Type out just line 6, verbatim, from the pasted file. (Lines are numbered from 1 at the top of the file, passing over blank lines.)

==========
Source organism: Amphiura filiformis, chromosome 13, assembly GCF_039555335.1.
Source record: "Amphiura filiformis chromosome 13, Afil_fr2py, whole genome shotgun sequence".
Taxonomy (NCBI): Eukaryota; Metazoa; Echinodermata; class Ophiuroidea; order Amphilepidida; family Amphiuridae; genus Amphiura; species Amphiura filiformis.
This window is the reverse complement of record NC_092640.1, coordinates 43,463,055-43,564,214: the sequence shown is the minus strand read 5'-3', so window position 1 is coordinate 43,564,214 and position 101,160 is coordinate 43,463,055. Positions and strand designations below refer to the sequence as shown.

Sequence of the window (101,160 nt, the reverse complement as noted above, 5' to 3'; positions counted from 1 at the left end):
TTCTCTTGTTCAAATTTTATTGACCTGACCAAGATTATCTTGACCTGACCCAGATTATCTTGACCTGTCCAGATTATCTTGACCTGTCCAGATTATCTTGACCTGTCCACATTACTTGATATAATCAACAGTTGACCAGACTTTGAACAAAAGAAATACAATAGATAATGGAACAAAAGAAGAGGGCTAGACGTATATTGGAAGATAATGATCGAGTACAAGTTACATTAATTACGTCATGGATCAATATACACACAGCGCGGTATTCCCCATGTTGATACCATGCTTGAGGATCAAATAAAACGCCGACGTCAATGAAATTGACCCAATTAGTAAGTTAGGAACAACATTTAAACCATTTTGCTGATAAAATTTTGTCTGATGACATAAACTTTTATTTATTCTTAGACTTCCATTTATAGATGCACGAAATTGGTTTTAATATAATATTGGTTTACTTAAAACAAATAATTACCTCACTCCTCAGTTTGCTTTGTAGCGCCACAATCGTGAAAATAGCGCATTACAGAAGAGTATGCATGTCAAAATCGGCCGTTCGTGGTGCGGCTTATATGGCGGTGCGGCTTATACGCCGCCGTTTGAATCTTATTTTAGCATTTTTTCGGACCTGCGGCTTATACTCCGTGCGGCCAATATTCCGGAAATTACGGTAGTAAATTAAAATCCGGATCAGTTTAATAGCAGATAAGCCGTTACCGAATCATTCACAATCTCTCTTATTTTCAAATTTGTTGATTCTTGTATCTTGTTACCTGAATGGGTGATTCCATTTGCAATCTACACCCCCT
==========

TTCTCTTGTTCAAATTTTATTGACCTGACCAAGATTATCTTGACCTGACCCAGATTATCTTGACCTGTCCAGATTATCTTGACCTGTCCAGATTATCTTGACCTGTCCACATTACTTGATATAATCAACAGTTGACCAGACTTTGAACAAAAGAAATACAATAGATAATGGAACAAAAGAAGAGGGCTAGACGTATATTGGAAGATAATGATCGAGTACAAGTTACATTAATTACGTCATGGATCAATATACACACAGCGCGGTATTCCCCATGTTGATACCATGCTTGAGGATCAAATAAAACGCCGACGTCAATGAAATTGACCCAATTAGTAAGTTAGGAACAACATTTAAACCATTTTGCTGATAAAATTTTGTCTGATGACATAAACTTTTATTTATTCTTAGACTTCCATTTATAGATGCACGAAATTGGTTTTAATATAATATTGGTTTACTTAAAACAAATAATTACCTCACTCCTCAGTTTGCTTTGTAGCGCCACAATCGTGAAAATAGCGCATTACAGAAGAGTATGCATGTCAAAATCGGCCGTTCGTGGTGCGGCTTATATGGCGGTGCGGCTTATACGCCGCCGTTTGAATCTTATTTTAGCATTTTTTCGGACCTGCGGCTTATACTCCGTGCGGCCAATATTCCGGAAATTACGGTAGTAAATTAAAATCCGGATCAGTTTAATAGCAGATAAGCCGTTACCGAATCATTCACAATCTCTCTTATTTTCAAATTTGTTGATTCTTGTATCTTGTTACCTGAATGGGTGATTCCATTTGCAATCTACACCCCCT